2014 AHA/ACC/HRS Guideline for the Management of Patients With Atrial Fibrillation

Year released: 2014

Societies: American College of Cardiology (ACC), American Heart Association (AHA), Heart Rhythm Society (HRS)

Collaboration: Society of Thoracic Surgeons (STS)


The ACC, AHA and HRS made evidence-based recommendations on how to better assess and treat patients with atrial fibrillation (AF).

The committee was tasked with establishing revised guidelines for the optimum management of patients with AF.

The updated guideline incorporates new and existing knowledge derived from published clinical trials, basic science and comprehensive review articles, along with evolving treatment strategies and new drugs, according to the writing committee. This guideline replaces the 2006 ACC/AHA/ESC Guidelines for the Management of Patients With Atrial Fibrillation.

Some recommendations from previous guidelines — including the 2006 guidelines — have either been eliminated or updated as warranted by new evidence or a better understanding of earlier evidence.

Clinical characteristics and evaluation of AF

AF occurs when structural and/or electrophysiological abnormalities alter atrial tissue to promote abnormal impulse formation and/or propagation, the committee wrote. These abnormalities are caused by diverse pathophysiological mechanisms, such that AF represents a final common phenotype for multiple disease pathways and mechanisms that are incompletely understood.

The committee recommends electrocardiographic documentation to establish the diagnosis of AF.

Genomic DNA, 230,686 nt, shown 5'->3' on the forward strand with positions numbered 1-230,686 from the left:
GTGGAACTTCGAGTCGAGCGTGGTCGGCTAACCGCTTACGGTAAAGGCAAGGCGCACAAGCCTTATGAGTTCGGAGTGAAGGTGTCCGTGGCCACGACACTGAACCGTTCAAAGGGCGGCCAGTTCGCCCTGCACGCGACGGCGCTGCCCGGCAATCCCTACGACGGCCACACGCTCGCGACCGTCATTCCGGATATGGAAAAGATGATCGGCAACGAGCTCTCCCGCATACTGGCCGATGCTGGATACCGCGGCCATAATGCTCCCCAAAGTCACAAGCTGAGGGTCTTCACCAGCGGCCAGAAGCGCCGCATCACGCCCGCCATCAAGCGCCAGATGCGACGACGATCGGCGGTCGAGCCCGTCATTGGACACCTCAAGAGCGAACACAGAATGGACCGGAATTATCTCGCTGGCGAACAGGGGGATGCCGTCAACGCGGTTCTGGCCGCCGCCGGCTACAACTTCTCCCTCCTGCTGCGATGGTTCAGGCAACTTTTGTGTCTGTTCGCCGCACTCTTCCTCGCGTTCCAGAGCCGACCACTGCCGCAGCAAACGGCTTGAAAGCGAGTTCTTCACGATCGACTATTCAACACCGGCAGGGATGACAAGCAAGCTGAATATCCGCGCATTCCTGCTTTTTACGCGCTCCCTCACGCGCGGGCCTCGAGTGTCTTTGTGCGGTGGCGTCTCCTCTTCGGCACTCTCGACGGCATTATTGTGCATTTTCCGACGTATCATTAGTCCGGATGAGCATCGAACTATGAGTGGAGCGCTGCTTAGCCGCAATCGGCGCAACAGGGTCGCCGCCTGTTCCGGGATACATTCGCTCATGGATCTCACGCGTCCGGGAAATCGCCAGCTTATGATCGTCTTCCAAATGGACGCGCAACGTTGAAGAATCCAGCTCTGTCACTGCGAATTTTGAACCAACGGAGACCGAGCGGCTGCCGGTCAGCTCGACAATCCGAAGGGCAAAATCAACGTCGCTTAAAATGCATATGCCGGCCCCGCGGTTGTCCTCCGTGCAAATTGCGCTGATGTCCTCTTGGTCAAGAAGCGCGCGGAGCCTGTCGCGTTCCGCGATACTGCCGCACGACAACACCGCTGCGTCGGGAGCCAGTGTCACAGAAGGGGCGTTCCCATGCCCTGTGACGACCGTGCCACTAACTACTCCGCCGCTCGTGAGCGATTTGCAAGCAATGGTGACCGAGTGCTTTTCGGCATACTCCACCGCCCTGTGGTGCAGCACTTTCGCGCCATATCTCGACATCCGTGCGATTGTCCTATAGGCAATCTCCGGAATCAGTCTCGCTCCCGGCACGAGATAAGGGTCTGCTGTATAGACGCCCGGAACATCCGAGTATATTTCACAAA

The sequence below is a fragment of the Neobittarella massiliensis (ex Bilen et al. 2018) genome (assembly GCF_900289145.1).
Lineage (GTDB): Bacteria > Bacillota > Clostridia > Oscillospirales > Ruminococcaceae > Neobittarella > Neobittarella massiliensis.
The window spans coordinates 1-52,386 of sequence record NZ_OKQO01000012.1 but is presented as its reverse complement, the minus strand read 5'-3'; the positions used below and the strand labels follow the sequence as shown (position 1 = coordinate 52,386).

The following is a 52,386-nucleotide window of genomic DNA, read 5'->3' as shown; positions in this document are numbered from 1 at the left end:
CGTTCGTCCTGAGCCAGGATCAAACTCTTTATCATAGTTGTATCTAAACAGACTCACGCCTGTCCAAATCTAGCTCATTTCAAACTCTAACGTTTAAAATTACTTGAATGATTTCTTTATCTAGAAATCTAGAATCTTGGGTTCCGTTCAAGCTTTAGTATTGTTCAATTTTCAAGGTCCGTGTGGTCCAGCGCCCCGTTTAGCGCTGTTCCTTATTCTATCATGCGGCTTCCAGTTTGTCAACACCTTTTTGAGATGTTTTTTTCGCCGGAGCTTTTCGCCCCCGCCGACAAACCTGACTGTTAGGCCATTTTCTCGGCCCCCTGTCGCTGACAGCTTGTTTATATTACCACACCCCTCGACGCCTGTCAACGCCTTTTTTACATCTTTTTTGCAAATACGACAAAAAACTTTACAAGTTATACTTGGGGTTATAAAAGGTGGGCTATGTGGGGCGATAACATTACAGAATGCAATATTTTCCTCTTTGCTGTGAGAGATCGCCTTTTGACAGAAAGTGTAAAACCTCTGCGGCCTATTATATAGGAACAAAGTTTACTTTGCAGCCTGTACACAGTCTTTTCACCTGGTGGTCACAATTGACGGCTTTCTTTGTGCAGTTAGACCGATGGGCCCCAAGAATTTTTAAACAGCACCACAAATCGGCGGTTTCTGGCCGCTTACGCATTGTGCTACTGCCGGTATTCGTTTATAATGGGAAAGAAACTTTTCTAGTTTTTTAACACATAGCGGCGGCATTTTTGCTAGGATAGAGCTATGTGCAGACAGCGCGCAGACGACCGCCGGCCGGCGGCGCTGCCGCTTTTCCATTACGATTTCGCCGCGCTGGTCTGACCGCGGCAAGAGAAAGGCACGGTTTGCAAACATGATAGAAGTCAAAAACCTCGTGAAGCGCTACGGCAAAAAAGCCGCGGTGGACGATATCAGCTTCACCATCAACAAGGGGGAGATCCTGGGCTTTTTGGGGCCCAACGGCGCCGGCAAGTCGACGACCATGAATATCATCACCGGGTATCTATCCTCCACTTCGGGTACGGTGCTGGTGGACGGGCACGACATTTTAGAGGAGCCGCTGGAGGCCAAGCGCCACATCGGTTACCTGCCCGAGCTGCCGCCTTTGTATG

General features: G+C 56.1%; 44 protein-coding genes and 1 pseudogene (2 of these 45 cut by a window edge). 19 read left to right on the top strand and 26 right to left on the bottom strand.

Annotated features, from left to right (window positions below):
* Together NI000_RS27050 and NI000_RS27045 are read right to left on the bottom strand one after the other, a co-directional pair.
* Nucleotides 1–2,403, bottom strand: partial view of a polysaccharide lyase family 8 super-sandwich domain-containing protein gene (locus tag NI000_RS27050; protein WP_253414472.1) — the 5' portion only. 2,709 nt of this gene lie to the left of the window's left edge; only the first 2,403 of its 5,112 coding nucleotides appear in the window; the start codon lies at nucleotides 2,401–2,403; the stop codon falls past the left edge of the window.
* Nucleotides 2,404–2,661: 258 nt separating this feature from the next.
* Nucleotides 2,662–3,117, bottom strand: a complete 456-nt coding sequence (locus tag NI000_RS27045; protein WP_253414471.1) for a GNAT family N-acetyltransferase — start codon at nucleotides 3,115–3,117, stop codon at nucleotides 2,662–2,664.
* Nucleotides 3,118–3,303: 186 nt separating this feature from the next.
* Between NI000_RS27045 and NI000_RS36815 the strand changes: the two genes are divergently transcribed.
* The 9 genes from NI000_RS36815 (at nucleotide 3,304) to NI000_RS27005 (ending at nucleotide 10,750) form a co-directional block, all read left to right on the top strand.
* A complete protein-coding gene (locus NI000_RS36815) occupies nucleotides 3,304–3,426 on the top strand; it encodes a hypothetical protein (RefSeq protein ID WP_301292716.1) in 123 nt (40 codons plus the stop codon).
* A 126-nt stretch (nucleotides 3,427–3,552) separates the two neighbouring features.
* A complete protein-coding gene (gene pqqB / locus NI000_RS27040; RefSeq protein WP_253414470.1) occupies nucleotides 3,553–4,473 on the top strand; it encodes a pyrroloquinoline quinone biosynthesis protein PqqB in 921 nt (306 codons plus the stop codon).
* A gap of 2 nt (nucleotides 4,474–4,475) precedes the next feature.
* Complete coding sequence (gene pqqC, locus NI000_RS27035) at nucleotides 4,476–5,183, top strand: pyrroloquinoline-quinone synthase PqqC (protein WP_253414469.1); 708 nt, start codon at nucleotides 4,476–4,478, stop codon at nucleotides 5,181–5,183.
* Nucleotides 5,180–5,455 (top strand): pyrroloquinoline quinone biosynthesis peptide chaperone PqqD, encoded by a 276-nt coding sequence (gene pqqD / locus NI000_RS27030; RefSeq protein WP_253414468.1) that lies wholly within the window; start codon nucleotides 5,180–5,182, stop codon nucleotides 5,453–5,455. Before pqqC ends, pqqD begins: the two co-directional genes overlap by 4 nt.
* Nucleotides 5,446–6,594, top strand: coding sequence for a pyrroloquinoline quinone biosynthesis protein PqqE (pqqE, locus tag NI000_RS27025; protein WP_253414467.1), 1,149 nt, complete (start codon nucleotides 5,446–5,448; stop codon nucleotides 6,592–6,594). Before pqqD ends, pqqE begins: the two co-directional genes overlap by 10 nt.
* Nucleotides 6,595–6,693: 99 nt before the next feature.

Thromboembolic risk and treatment

The panel placed recommendations into various classes to help identify the strength of each recommendation. Anything labeled as class I was considered strong, recommended and should be performed or administered. Anything labeled class III had no benefit or the risk outweighs the benefit.

A class I recommendation suggests antithrombotic therapy should be individualized based on shared decision-making after a discussion of the absolute and relative risks for stroke and bleeding, as well as the patient’s values and preferences, according to the guidelines.

Antithrombotic therapy should be based on the risk for thromboembolism regardless of whether the AF pattern is paroxysmal, persistent or permanent, according to the committee.

An additional class I recommendation indicates that renal function should be evaluated before initiation of direct thrombin or factor Xa inhibitors and should be re-evaluated when clinically indicated, and at least every year.

Specific patient groups and AF

The panel organized the class recommendations into specific patient groups as well.

The committee wrote that anticoagulation is indicated in patients with hypertrophic cardiomyopathy with AF independent of the CHA2DS2-VASc score.

An additional class I recommendation indicates that urgent direct-current cardioversion of new-onset AF in the setting of acute coronary syndromes (ACS) is recommended for patients with hemodynamic compromise, ongoing ischemia or inadequate rate control.

Evidence gaps and future research directions

The committee wrote that the hope is that a better understanding of tissue and cellular mechanisms will lead to more defined approaches to treating and abolishing AF. Those new approaches for AF ablation, according to the committee, would favorably affect survival, thromboembolism and quality of life across different patient profiles.

Additionally, the committee wrote that new pharmacological therapies are needed, including antiarrhythmic drugs that have atrial selectivity and drugs that target fibrosis, which will hopefully reach clinical evaluation.

Read more:

January CT, et al. J Am Coll Cardiol. 2014;doi:10.1016/j.jacc.2014.03.021.